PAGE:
On Thursday of the 1st Week of Lent, March 18, 2021, the Patriarchate of Jerusalem celebrated by transference the commemoration of Saint Gerasimus of the Jordan at his Holy Monastery, in the desert of the river Jordan, at a short distance from the river’s estuaries towards the Dead Sea, on the West Bank.
This Monastery was founded by Saint Gerasimus when he came to the Holy Land from his hometown Lycia of Asia Minor, at the time of the Monophysites’ turbulences in AD 451.
For a short while Saint Gerasimus was influenced by the Monophysites’ groups, but Saint Euthymius the Great returned him to the Orthodox faith and since then they co-operated and Saint Gerasimus became an enlightened spiritual guide in this Monastery.
The Monastery was a Coenobium and a Lavra at the same time with thousands of Monks and laity, and the Saint was granted by God the gifts of healing, wonder-working and clairvoyance, as well as the grace to tame wild animals, a fact that is depicted in his icon with the lion.
In this Monastery the Divine Liturgy of the Pre-Sanctified Gifts was celebrated by Patriarch Theophilos of Jerusalem with co-celebrants; Metropolitan Isychios of Kapitolias, Archbishop Aristarchos of Constantina, Metropolitan Joachim of Helenoupolis, Elder Dragoman Archimandrite Mattheos, Elder Kamarasis Archimandrite Nectarios, Archdeacon Mark and Hierodeacon Eulogios.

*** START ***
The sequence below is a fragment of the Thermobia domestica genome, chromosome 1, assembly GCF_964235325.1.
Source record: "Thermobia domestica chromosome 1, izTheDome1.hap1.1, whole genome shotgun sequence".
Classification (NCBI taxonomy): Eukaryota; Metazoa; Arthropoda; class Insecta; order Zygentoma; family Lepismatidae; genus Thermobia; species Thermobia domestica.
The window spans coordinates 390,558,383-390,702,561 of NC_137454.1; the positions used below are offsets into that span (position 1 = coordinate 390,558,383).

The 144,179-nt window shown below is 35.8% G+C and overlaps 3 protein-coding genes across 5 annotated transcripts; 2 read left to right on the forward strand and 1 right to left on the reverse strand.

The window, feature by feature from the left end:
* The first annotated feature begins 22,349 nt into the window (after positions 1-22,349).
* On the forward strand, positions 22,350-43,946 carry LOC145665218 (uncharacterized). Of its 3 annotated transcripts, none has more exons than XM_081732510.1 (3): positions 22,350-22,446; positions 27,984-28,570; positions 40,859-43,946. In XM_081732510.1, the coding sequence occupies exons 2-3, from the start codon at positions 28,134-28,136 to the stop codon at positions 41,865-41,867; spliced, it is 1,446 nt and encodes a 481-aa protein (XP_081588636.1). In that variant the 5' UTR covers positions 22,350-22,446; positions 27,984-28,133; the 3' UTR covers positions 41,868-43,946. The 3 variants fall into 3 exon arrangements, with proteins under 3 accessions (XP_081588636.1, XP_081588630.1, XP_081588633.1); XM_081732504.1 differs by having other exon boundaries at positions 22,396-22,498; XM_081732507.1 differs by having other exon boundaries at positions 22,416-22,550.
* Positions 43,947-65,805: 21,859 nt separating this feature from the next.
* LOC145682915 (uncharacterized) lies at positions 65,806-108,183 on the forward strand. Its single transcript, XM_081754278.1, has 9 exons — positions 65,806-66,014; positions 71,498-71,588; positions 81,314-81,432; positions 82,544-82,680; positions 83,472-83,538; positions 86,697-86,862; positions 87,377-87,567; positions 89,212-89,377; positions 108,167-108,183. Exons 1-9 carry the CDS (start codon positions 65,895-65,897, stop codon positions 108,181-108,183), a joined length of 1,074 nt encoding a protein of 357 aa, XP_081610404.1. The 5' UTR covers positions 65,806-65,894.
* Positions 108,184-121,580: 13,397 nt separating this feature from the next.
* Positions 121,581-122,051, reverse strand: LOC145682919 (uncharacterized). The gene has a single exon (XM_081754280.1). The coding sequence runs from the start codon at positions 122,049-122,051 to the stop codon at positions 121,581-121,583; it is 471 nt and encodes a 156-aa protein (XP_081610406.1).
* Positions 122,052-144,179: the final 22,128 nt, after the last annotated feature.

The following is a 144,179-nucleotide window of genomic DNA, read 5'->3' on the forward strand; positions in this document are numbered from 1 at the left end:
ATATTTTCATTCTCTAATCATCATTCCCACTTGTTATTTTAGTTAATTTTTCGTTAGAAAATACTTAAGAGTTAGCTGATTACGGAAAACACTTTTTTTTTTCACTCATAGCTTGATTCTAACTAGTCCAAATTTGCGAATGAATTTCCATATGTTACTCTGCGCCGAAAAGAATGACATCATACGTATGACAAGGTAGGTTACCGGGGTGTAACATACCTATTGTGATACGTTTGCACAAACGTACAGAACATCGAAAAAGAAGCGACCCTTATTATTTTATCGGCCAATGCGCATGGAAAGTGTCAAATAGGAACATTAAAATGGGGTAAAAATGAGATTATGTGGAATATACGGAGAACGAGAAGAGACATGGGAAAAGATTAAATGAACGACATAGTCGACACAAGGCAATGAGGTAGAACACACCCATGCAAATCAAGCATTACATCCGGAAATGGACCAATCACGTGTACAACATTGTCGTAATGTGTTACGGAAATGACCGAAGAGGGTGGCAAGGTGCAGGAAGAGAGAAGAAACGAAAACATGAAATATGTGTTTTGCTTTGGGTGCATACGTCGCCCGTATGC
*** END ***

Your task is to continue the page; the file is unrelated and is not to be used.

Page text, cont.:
The chanting was delivered by Archbishop Aristovoulos of Madaba and Hierodeacon Simeon. The service was attended by the Consul General of Greece in Jerusalem, Evangelos Vlioras, and only a few faithful due to COVID-19 restrictions.
Before the Holy Communion, the Patriarch delivered the following sermon:
“The righteous man shall flourish like a palm tree, and like a cedar in Lebanon shall he be multiplied” (Psalm 91:11), the Psalmist says.
Beloved Brethren in Christ,
The Jordan desert is rejoicing because the holy commemoration of the Righteous man of God, our God-bearing Father Gerasimus the anchorite, who came from Lycia, has flourished today. The Monastery bearing his name is also rejoicing, the Lavra of old, where the Grace of the Holy Spirit has gathered us all, in order to glorify God in Eucharist, the One who has glorified those who glorify Him.
Paying heed to the Lord’s words: “I am the bread of life: he that cometh to me shall never hunger; and he that believeth on me shall never thirst” (John 6:35); “And him that cometh to me I will in no wise cast out” (John 6:37); Saint Gerasimus retreated to the deeper desert of Thebes and then to the blessed desert of the Jordan, where “he shone like a luminary and sowed the seeds of reverence” Saint Cyril of Scythopolis says.